In cases that something seems likely to be true but cannot be defined as a fact, modal verbs such asshould” and must” can be used to show probability without certainty.

Here are some examples:

modal verbs

Indicating Possibility

In circumstances where an outcome is uncertain, you can use the modal verbs “could,” “may,” or “might” to express this uncertainty.

Here are some examples:

modal verbs

Showing Ability

The modal verb “can” is used to indicate if someone has the ability to do something. On the other hand, “cannot” or “can’t” is used to express the inability to do that thing.

Here are some examples:

modal verbs

Asking for Permission

Start questions with “can,” “may,” or “could” if you’re looking to ask for permission to do something. Traditionally, the usage of the modal verb “may” is seen as formal or polite compared to using the modal verb “can” as the latter can be confused to questioning your ability to do something. However, in modern and less formal situations, the usage of both “may” and “can” is widely accepted to ask permission or to indicate possibility.

Here are some examples:

modal verbs

Tendering a Request

In conjunction with the condition of permission, if you’re looking to ask somebody else to do something, beginning your question with the modal verbs “will,” “would,” “can,” and “could” would indicate that you’re trying to make a request.

Here are some examples:

modal verbs

Providing Suggestions

Want to recommend something but don’t want to appear pushy? Use the modal verb “should” to provide suggestions without sounding commanding.

Here an example:

modal verbs

Issuing a Command/Obligation

To sound absolute or to express an action such as a duty or requirement, use the modal verbs “must,” “have,” and “need”.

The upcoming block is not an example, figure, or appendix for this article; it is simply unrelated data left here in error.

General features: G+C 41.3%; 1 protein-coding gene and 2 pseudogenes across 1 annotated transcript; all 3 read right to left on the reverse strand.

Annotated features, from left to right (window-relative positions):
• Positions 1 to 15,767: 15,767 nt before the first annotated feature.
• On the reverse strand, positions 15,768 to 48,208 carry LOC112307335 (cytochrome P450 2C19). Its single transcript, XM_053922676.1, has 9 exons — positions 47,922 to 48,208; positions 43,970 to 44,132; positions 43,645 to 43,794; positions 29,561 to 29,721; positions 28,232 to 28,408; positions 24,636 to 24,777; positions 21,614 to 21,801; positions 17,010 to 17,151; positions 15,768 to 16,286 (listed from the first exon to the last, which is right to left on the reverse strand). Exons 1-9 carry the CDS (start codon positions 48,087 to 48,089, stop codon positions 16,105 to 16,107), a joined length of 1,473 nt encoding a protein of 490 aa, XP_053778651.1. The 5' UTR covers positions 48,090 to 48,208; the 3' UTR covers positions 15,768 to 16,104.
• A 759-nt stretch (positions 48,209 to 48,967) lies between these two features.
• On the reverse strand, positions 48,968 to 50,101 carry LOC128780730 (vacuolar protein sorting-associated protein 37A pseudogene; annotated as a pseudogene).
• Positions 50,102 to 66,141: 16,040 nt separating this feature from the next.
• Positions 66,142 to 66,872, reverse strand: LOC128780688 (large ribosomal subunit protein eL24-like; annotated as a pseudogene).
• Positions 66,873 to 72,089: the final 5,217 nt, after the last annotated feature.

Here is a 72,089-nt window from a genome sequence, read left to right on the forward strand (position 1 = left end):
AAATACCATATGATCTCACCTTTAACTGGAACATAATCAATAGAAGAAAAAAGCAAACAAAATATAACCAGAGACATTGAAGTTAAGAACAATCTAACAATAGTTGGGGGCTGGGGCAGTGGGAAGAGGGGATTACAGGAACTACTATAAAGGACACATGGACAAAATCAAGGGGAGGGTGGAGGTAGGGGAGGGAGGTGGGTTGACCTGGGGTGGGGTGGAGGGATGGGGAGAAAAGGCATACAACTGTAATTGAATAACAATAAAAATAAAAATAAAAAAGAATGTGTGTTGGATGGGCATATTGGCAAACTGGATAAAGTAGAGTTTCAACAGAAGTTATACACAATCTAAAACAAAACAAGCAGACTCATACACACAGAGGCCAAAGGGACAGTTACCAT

Note that the modal verbs “have” and “need” retain the word “to” in the sentence structure. This will help maintain the commanding nature of the sentence.

Here are some examples (Command):

modal verbs

Here are some examples (Obligation):

modal verbs

Describing a Habit

To show an ongoing activity or something a subject does regularly, use the modal verb “would” for the past tense, and “will” for the present and future tenses. The rarely used phrase “used to” could also be used if we will be talking about a habit in the past.

Here are some examples:

modal verbs

How to use Modal Verbs

Usage of modal verbs in sentences is pretty simple. For basic sentences in the simple present tense, follow these rules:

  • With modal verbs, use the infinitive form of the main verb. With most but not all modal verbs, “to” is dropped from the infinitive.
  • When using modal verbs, pair them with the main verb in its infinitive form, generally without the word “to.” However, in some cases with certain modal verbs, “to” is retained in the infinitive.

With that said, if someone wants to tell people about their ability to eat 3 cheeseburgers in 30 minutes, use the modal verb “can” before the infinitive form of the word “eat” without the usage of the word “to.”